Reporters kicked out of China city where schools collapsed
Dujiangyan, China (AFP) June 12, 2008
Police on Thursday kicked foreign journalists out of a city where the collapse of several schools in China's earthquake drew charges of corruption from parents of dead children.
The action, which came one month after the May 12 quake, followed a promise the day before by China that foreign reporters would be allowed unfettered access to report on the disaster aftermath.
The reporters' expulsions appeared to underline government unease over smouldering parent anger following the collapse of schools in the quake, which many parents blame on corruption that led to shoddy construction of buildings.
Two AFP staff members were among at least six foreign media representatives held by police when they tried to report at collapsed schools on Thursday.
Police grabbed the AFP staff and roughly threw them into a police van, damaging a camera, near the Juyuan Middle School where hundreds of students died in the quake.
They were later taken to government headquarters in Dujiangyan city and held there for more than an hour before being ordered out of the city.
"You cannot report anywhere in Dujiangyan. You must leave," a police officer said to the pair as they were being held.
Despite promises of free reporting, authorities have displayed increasing unease over the issue of the roughly 7,000 collapsed schools, many of which crumbled while adjacent buildings held firm.
Over the past week, the ruins of several such schools have been sealed off after increasingly vocal demands by parents for an investigation.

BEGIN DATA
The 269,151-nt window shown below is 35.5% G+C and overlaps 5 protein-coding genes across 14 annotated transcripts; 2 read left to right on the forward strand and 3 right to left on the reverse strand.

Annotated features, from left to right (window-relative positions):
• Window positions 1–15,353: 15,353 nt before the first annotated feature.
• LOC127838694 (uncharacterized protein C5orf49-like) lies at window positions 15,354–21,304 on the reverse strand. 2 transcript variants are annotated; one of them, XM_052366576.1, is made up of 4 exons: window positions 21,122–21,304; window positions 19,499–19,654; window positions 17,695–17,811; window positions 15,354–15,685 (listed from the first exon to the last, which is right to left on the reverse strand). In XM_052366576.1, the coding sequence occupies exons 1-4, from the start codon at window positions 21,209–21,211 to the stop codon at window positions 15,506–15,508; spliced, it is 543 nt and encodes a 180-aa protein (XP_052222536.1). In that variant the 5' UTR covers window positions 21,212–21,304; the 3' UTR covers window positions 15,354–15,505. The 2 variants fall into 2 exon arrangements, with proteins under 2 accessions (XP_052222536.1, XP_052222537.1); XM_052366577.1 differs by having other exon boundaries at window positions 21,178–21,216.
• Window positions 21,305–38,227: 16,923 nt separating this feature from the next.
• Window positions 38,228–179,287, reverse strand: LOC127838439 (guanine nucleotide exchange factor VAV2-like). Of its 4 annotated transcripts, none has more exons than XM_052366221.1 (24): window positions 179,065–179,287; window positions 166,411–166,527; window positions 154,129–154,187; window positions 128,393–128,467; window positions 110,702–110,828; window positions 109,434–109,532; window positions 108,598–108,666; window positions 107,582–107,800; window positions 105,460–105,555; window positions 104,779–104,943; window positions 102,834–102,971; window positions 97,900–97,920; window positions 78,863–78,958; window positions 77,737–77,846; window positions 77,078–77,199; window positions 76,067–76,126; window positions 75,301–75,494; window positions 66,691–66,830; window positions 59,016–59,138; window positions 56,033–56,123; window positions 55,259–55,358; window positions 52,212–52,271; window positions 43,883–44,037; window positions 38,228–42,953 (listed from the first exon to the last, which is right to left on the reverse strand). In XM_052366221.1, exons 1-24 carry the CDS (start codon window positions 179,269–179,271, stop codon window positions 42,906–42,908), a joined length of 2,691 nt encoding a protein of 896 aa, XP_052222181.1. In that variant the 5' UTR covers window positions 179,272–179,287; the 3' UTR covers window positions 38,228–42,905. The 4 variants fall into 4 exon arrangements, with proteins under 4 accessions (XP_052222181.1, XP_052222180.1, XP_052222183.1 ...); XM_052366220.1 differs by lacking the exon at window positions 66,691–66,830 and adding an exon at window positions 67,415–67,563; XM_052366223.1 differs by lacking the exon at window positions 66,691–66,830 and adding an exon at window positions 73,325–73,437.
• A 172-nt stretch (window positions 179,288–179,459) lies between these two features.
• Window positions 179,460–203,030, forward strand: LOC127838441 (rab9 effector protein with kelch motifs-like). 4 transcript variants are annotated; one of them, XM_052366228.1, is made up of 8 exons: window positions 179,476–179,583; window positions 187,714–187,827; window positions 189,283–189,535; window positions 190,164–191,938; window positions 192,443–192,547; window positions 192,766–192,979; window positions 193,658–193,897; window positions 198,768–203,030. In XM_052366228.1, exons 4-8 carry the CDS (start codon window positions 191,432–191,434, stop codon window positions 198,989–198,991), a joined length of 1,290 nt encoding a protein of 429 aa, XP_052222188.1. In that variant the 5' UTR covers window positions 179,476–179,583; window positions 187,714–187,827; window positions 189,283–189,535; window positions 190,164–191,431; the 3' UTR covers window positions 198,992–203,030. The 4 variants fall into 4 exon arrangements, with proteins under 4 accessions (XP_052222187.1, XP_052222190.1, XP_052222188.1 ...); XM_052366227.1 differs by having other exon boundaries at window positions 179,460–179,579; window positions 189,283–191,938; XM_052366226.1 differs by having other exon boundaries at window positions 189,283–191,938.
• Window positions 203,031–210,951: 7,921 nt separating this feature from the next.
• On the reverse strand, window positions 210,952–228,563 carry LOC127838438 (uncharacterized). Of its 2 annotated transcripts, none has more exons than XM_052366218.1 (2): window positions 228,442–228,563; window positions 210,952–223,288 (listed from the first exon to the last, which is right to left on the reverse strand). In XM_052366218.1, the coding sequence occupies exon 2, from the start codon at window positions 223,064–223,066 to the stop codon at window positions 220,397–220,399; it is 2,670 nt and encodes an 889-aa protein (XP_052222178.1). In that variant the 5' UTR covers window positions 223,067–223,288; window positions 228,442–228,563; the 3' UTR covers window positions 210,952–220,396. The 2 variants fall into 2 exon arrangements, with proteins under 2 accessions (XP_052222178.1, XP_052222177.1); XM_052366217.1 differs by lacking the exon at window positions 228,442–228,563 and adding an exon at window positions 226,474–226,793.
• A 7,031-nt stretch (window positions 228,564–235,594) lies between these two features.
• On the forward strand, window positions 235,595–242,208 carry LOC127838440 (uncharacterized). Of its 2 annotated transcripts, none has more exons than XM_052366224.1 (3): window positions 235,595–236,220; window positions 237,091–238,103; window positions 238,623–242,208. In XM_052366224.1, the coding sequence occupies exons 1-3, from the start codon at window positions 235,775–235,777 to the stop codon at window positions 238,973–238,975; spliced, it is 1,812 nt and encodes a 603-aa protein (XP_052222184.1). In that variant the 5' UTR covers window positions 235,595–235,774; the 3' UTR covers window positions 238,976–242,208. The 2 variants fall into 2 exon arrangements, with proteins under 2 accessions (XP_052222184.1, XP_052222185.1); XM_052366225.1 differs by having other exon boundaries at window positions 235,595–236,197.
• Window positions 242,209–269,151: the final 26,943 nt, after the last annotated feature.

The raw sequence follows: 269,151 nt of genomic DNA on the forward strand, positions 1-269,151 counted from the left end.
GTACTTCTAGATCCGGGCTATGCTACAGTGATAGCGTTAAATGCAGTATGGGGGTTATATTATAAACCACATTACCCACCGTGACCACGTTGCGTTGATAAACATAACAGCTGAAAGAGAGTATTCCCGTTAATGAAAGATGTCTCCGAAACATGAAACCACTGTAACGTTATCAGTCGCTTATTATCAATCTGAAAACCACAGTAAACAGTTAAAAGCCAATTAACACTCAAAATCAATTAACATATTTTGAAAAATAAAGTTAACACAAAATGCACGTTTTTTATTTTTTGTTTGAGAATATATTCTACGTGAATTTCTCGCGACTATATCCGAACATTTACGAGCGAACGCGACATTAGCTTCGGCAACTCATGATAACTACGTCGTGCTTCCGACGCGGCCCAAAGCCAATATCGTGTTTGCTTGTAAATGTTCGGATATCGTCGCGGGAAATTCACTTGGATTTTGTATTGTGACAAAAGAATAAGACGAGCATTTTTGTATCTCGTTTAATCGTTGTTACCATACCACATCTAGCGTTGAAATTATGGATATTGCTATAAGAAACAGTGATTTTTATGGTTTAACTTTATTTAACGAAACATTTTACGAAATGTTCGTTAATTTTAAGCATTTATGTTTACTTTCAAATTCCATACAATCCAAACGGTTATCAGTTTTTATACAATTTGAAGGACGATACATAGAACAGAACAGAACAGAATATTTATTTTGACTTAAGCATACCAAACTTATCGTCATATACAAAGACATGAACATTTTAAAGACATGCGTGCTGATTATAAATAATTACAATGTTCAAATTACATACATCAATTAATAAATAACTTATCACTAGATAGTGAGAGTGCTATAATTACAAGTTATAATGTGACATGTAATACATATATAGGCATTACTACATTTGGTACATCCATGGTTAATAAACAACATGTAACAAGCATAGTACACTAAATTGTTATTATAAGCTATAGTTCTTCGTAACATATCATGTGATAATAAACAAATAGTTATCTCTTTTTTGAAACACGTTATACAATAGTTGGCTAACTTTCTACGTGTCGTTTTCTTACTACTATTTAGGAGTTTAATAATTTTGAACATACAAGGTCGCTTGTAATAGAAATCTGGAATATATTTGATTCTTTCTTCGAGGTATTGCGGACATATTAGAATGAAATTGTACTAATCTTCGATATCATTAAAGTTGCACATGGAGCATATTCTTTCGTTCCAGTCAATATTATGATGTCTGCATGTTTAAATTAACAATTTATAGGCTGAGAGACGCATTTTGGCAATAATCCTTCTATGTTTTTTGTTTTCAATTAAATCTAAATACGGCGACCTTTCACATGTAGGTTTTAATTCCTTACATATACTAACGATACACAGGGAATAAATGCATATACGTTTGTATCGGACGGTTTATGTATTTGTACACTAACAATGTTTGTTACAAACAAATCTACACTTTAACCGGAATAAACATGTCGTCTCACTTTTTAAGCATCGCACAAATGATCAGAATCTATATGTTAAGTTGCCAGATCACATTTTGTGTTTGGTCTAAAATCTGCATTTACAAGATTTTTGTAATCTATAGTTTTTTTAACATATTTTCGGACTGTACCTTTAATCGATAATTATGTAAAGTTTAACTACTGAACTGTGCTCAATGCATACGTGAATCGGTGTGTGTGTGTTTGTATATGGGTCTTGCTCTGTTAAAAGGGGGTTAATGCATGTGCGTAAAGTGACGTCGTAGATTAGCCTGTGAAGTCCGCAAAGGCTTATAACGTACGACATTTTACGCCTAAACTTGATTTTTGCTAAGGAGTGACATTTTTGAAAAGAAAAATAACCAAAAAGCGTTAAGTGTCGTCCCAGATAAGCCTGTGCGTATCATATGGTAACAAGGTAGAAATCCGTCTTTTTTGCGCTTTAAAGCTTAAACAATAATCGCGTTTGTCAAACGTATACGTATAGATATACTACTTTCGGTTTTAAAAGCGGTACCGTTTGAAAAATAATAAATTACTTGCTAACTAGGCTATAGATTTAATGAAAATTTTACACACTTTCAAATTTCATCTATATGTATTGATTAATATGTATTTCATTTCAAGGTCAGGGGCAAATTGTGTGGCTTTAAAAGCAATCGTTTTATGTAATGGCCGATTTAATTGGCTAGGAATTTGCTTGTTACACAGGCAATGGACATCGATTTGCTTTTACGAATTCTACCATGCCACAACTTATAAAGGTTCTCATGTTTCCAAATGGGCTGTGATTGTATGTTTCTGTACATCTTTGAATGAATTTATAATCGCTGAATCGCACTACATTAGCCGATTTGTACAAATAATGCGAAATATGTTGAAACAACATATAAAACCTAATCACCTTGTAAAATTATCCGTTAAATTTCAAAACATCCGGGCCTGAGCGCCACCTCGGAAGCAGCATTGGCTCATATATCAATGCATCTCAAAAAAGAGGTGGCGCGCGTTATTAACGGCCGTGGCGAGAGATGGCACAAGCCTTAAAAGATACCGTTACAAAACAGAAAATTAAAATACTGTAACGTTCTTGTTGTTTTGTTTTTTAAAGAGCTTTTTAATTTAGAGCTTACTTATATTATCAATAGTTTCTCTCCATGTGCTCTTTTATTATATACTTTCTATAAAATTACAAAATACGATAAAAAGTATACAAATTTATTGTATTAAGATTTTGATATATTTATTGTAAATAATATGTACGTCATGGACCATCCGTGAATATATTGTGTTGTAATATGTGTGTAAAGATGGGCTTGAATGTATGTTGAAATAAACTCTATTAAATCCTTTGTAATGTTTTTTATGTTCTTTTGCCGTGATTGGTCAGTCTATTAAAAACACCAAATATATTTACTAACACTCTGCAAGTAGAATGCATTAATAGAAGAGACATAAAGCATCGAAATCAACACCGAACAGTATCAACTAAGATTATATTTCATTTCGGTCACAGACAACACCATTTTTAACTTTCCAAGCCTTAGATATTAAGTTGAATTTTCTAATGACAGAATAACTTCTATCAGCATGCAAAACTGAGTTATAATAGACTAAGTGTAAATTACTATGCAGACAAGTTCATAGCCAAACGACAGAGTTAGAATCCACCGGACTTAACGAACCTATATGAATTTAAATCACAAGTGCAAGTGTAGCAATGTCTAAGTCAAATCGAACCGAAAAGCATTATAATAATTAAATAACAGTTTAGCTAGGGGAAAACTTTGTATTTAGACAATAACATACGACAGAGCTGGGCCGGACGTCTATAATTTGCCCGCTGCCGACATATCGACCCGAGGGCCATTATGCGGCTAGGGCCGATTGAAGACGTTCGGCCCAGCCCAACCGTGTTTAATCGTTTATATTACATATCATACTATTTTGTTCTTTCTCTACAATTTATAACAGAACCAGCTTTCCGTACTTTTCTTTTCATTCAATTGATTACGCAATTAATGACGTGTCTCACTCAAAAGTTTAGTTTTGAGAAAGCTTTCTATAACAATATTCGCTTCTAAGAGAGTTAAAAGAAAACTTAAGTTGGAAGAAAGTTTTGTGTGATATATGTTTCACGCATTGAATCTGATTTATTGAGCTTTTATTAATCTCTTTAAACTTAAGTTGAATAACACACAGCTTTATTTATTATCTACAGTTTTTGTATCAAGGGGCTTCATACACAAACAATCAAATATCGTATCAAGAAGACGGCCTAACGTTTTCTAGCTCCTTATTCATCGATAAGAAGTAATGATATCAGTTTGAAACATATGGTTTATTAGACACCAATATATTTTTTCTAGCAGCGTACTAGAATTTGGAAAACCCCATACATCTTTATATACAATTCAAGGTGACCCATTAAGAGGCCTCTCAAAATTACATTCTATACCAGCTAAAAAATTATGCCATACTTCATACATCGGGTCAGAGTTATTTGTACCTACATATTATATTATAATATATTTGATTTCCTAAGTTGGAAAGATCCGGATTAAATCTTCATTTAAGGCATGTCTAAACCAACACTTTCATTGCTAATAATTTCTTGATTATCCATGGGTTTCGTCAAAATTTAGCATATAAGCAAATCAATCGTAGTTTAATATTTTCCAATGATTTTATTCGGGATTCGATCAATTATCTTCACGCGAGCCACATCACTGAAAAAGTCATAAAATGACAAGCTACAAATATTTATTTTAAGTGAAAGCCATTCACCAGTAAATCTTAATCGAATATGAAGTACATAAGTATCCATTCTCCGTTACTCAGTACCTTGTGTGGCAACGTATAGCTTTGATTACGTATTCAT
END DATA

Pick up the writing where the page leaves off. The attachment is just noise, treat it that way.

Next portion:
Parents said earlier this week they had received condolence letters and offers of "comfort money" from the Sichuan provincial government, but what they wanted was a full investigation and justice for their dead children.
"We refuse to accept the money until the government investigates what happened," a parent who gave only his surname, Liu, told AFP on Thursday.
The man's 13-year-old son, his only child, died at Juyuan Middle School. Parents say about 500 children died there.
Liu said parents had been offered amounts ranging from 20,000 to 30,000 yuan (2,900-4,300 dollars).
"Corruption was definitely involved in these cases," he said.
On Wednesday, a top national official denied to some of the same journalists who were expelled that China was tightening up on media coverage in the disaster zone.
"Our open attitude has not changed," said Wang Guoqing, vice-director of the news division of the nation's Cabinet.
"We will soon host the Olympics and even more reporters will come. Our door is open. It will not close," he told reporters in the Sichuan capital, Chengdu.
Wang made the comment immediately after the journalists were handed new government-issued reporters' credentials that explicitly stated reporting was allowed in Dujiangyan and several other cities.
The AFP staff members evicted from Dujiangyan on Thursday were wearing those passes.
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